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Blessed Mary of the Divine Heart
Portrait of Blessed Mary of the Divine Heart,
the countess of Droste zu Vischering.
Born September 8, 1863(1863-09-08), Münster, Germany
Died June 8, 1899 (aged 35), Porto, Portugal
Venerated in Roman Catholic Church
Beatified November 1, 1975, Rome by Pope Paul VI
Major shrine Church of the Sacred Heart (Ermesinde)
Feast June 8
Traditional Catholic Calendar

Painting of Blessed Mary of the Divine Heart and Saint Margaret Mary Alacoque in adoration to the Sacred Heart of Jesus.

Blessed Mary of the Divine Heart (Münster, September 8, 1863 - Porto, June 8, 1899), born Maria Droste zu Vischering, was a noble and Roman Catholic nun best known for influencing Pope Leo XIII's consecration of the world to the Sacred Heart of Jesus. Pope Leo XIII called to this consecration "the greatest act of my pontificate".[1]


Maria Droste zu Vischering was born in the Droste zu Vischering noble family of Germany and became a Sister of the Good Shepherd based on the Rule of Saint Augustine. When she was based in Porto, Portugal, she reported some messages from Jesus Christ in which she was asked to contact the pope, requesting the consecration of the world to the Sacred Heart of Jesus.

On June 10, 1898, her superior at the Good Shepherd monastery wrote to Pope Leo XIII stating that Sister Mary had received a message from Christ, requesting the pope to consecrate the entire world to the Sacred Heart. The pope initially did not believe her and took no action. However, on January 6 1899 she wrote another letter, asking that in addition to the consecration, the first Fridays of the month be observed in honor of the Sacred Heart. In the letter she also referred to the recent illness of the pope and stated that Christ had assured her that Pope Leo XIII would live until he had performed the consecration to the Sacred Heart. Theologian Laurent Volken states that this had an emotional impact on Leo XIII, despite the theological issues concerning the consecration of non-Christians.[2][3]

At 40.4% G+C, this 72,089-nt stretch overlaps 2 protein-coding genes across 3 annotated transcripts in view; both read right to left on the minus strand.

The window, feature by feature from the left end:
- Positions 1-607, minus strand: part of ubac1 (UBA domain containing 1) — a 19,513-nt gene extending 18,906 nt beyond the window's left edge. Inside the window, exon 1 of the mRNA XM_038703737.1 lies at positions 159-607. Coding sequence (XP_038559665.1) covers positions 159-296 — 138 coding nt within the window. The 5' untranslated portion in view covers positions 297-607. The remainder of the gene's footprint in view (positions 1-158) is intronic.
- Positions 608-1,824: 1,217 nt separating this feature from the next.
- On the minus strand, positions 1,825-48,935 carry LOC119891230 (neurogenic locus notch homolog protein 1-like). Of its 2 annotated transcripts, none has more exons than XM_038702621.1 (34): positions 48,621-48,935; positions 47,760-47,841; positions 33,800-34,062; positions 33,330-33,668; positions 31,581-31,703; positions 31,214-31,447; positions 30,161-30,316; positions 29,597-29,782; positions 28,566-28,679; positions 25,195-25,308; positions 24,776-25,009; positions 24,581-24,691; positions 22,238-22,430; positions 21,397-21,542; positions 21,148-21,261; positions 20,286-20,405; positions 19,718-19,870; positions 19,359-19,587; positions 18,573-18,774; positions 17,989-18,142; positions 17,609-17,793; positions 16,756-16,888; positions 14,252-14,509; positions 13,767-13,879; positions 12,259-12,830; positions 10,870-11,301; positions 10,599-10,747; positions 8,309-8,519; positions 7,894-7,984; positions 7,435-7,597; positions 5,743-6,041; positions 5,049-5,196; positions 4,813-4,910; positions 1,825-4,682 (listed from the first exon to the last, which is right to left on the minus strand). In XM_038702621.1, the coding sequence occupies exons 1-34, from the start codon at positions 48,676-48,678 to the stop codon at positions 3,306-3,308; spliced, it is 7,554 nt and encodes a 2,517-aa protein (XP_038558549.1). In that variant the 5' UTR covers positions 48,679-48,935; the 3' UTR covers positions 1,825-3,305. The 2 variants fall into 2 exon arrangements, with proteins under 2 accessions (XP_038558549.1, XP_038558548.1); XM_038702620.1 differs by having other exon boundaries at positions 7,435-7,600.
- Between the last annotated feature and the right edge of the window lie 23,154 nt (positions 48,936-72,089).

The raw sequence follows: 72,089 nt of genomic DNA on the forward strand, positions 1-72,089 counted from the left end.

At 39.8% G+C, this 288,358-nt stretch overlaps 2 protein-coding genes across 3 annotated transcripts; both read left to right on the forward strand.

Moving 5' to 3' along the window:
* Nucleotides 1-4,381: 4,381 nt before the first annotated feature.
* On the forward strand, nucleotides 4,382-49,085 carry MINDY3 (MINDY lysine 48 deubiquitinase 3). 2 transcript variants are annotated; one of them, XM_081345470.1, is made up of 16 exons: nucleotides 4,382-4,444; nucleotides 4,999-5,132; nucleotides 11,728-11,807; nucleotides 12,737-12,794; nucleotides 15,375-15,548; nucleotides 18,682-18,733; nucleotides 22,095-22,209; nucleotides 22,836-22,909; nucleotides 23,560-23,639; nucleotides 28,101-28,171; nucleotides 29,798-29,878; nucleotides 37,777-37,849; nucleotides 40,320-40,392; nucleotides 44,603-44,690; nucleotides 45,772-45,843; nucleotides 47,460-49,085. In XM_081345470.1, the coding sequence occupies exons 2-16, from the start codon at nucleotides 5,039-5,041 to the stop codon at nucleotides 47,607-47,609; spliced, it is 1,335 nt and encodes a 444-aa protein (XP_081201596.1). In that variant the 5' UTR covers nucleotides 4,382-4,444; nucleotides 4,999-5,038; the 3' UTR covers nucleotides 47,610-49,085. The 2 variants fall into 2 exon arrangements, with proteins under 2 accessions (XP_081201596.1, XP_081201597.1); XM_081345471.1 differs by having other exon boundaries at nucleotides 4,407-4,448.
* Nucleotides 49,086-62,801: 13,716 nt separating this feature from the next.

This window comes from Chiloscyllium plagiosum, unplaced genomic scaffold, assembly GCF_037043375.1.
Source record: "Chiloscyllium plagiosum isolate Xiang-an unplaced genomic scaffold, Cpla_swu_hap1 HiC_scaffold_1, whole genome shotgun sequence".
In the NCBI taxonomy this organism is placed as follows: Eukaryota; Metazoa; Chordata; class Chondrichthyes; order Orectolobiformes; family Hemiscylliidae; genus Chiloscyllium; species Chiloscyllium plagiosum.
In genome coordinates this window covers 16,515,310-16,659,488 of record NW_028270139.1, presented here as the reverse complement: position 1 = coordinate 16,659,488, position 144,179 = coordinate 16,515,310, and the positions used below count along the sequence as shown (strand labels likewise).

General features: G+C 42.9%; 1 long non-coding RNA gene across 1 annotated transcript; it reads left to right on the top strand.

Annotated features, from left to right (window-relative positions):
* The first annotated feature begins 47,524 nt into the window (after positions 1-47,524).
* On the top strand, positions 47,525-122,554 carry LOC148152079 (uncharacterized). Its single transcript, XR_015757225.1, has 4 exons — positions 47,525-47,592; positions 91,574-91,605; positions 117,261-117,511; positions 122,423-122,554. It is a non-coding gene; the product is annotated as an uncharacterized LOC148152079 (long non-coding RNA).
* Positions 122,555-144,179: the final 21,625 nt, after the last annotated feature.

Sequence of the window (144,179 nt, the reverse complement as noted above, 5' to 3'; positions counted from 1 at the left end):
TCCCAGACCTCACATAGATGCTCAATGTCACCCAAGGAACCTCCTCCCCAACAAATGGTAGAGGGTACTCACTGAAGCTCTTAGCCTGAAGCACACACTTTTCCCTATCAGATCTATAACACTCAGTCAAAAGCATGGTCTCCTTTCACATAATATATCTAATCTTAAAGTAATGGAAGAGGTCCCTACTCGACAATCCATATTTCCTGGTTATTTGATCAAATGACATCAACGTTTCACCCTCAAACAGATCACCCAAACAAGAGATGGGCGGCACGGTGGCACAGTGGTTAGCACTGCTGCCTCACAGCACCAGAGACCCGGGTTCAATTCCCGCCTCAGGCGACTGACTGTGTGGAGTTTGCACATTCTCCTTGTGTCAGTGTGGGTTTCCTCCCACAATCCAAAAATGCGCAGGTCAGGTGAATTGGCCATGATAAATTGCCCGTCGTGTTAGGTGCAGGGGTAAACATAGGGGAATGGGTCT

Pope Leo XIII commissioned an inquiry on the basis of her revelation and Church tradition. In his 1899 encyclical letter Annum Sacrum, Leo XIII decreed that the consecration of the entire human race to the Sacred Heart of Jesus should take place on June 11, 1899. In the encyclical Annum Sacrum, Pope Leo XIII referred to the illness about which Sister Mary had written, stating:[4]

"There is one further reason that urges us to realize our design; We do not want it to pass by unnoticed. It is personal in nature but just as important: God the author of all Good has saved us by healing us recently from a dangerous disease."

Pope Leo XIII also composed the Prayer of Consecration to the Sacred Heart and included it in Annum Sacrum. Pope Pius X later decreed that this consecration of the human race, performed by Pope Leo XIII be renewed each year. [5]

Sister Mary of the Divine Heart died on the feast of the Sacred Heart, two days before the consecration, which had been deferred to the following Sunday.

See also


  • Louis Chasle; Sister Mary of the Divine Heart, Burns & Oates, London (1906).
  • Joaquim Abranches; Beata Maria do Divino Coração, Mensageiro do Coração de Jesus, Braga.


  1. Catholic encyclopedia [1]
  2. Laurent Volken, 1963, Visions, Revelations and the Church P.J. Kenedy Publishers
  3. Niels Christian Hvidt, 2007, Christian Prophecy: The Post-Biblical Tradition, OUP Press ISBN 0195314476 page 242
  4. Vatican website: Annum Sacrum [2]
  5. EWTN [3]

External links